The main goal of this research is to investigate the application of 3D graphics and VR technology to software visualisation. This includes investigating the feasibility and worth of such an approach. In this work we are concentrating on visualising software structures and other static information about a software system, such as software metrics or analysis information.
One of the driving ambitions in this research is to move away from the standard views of software systems, which typically consist of directed graphs showing relationships between components. The aim is to investigate other visualisations, representations and appropriate metaphors which make full use of the 3D environment.
The problem of software visualisation in general can be classified into six discrete areas which must be addressed. These areas are representation, abstraction, navigation, correlation, interaction and automation (described in more detail later). This research will also investigate the individual problems posed in these areas.
The application of 3D graphics to software visualisation should not be seen as a cure-all for visualisation problems, it simply provides another presentation medium which allows a greater spatial freedom. It is unlikely that 3D software visualisations will completely replace more traditional 2D methods though they will hopefully provide a useful addition to them. As with 2D software visualisations, 3D visualisations have both advantages and disadvantages.
3D virtual environments offer a number of advantages for visualising information or software systems. Some of these are:
Some of the disadvantages can be easily experienced when first attempting to navigate a 3D visualisation, such as:
A closely related area to 3D software visualisation is that of 3D information visualisation. Both areas are attempting to visualise large, complex and inherently abstract information structures. The field of 3D information visualisation has received significantly more attention and a large amount of research has been performed. A great deal of this research is directly relevant to software visualisation and advances in this field are of great interest.
Software systems are essentially information artefacts and bear similar properties to information structures such as document collections. Such collections also suffer from the problems of size and complexity and much of the research into information visualisation addresses these problems. Also investigated is the subject of collaborative working within virtual environments which is of great relevance when considering that most software maintenance projects are managed by a team of maintainers.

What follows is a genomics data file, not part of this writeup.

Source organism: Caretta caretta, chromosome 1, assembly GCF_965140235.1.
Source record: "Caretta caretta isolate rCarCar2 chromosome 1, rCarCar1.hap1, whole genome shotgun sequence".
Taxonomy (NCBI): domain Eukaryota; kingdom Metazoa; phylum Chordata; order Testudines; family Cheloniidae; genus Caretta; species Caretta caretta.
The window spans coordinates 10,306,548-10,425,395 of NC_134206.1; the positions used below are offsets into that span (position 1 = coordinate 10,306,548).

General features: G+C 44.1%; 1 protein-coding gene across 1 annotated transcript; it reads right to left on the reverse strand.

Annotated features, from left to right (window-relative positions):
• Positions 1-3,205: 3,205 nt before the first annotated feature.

The main areas in 3D software visualisation which we need to address are representation, abstraction, navigation, correlation, integration and automation.
Current work in this research has concentrated on identifying properties of a visualisation which are desirable and also producing simple example visualisations to generate discussion and promote new ideas. To derive properties which we believe are desirable in a visualisation, we found it necessary to divide the concept of a visualisation into two distinct units. These units have been termed Visualisations and Representations. The properties and goals of these two divisions vary sufficiently to warrant a distinction between them.
Effectively, representations are the graphical symbols used in a visualisation to depict each of the sub- components. For example, in a typical graph such as a call-graph or control-flow graph, the graph itself is the visualisation while the nodes are the representations. These terms are however fairly interchangeable and depend greatly on the level of abstraction and amount of detail being presented. A graphical object can be both a representation within one context and a visualisation within another. For example, if a node in the graph provided further information on the structure or qualities of the function it represented then in the context of the software system (i.e. the graph) it is a representation, whereas in the context of the function (i.e. the node) it is a visualisation of further information on that function. In such cases we must consider carefully the structure and properties of the object both as a visualisation and as a representation and also in the transition between them.
The following list highlights some important properties which must be considered when creating a representation. Several of these properties are mutually exclusive, thus a good representation will achieve a suitable compromise between them or show preference to particular attributes for specific purposes.
The size of representations is also a very important issue as irregular or variable sized representations will be harder to position, group and view within the visualisation. For example, if a representation uses it's size to encode some information and the visualisation uses the positional depth (Z co- ordinate) of the representations to encode other information. Confusion will occur when differentiating between a component being near or big and far or small.